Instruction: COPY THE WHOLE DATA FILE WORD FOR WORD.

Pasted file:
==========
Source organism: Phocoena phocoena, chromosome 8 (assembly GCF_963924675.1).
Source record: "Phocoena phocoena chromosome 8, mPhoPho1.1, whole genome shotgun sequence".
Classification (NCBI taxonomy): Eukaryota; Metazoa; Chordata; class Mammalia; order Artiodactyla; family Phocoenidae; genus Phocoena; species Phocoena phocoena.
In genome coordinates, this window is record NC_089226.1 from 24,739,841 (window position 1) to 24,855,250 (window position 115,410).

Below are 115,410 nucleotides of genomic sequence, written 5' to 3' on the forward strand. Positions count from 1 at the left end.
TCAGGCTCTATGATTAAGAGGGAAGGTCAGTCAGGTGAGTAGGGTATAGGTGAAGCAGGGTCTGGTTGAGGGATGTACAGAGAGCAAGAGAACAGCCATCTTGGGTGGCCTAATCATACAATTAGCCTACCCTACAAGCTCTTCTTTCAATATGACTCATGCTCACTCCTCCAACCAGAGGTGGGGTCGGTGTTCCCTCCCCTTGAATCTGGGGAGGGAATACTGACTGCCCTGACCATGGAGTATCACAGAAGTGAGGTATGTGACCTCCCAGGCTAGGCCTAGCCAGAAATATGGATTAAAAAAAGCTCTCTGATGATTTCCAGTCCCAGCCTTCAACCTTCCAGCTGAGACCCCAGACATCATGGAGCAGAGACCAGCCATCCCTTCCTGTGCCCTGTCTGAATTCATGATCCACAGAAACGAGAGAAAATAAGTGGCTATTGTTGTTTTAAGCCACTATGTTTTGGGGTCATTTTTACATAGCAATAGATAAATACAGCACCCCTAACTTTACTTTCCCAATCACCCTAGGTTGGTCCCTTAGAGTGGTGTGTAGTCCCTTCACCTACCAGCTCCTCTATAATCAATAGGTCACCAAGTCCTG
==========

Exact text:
Source organism: Phocoena phocoena, chromosome 8 (assembly GCF_963924675.1).
Source record: "Phocoena phocoena chromosome 8, mPhoPho1.1, whole genome shotgun sequence".
Classification (NCBI taxonomy): Eukaryota; Metazoa; Chordata; class Mammalia; order Artiodactyla; family Phocoenidae; genus Phocoena; species Phocoena phocoena.
In genome coordinates, this window is record NC_089226.1 from 24,739,841 (window position 1) to 24,855,250 (window position 115,410).

Below are 115,410 nucleotides of genomic sequence, written 5' to 3' on the forward strand. Positions count from 1 at the left end.
TCAGGCTCTATGATTAAGAGGGAAGGTCAGTCAGGTGAGTAGGGTATAGGTGAAGCAGGGTCTGGTTGAGGGATGTACAGAGAGCAAGAGAACAGCCATCTTGGGTGGCCTAATCATACAATTAGCCTACCCTACAAGCTCTTCTTTCAATATGACTCATGCTCACTCCTCCAACCAGAGGTGGGGTCGGTGTTCCCTCCCCTTGAATCTGGGGAGGGAATACTGACTGCCCTGACCATGGAGTATCACAGAAGTGAGGTATGTGACCTCCCAGGCTAGGCCTAGCCAGAAATATGGATTAAAAAAAGCTCTCTGATGATTTCCAGTCCCAGCCTTCAACCTTCCAGCTGAGACCCCAGACATCATGGAGCAGAGACCAGCCATCCCTTCCTGTGCCCTGTCTGAATTCATGATCCACAGAAACGAGAGAAAATAAGTGGCTATTGTTGTTTTAAGCCACTATGTTTTGGGGTCATTTTTACATAGCAATAGATAAATACAGCACCCCTAACTTTACTTTCCCAATCACCCTAGGTTGGTCCCTTAGAGTGGTGTGTAGTCCCTTCACCTACCAGCTCCTCTATAATCAATAGGTCACCAAGTCCTG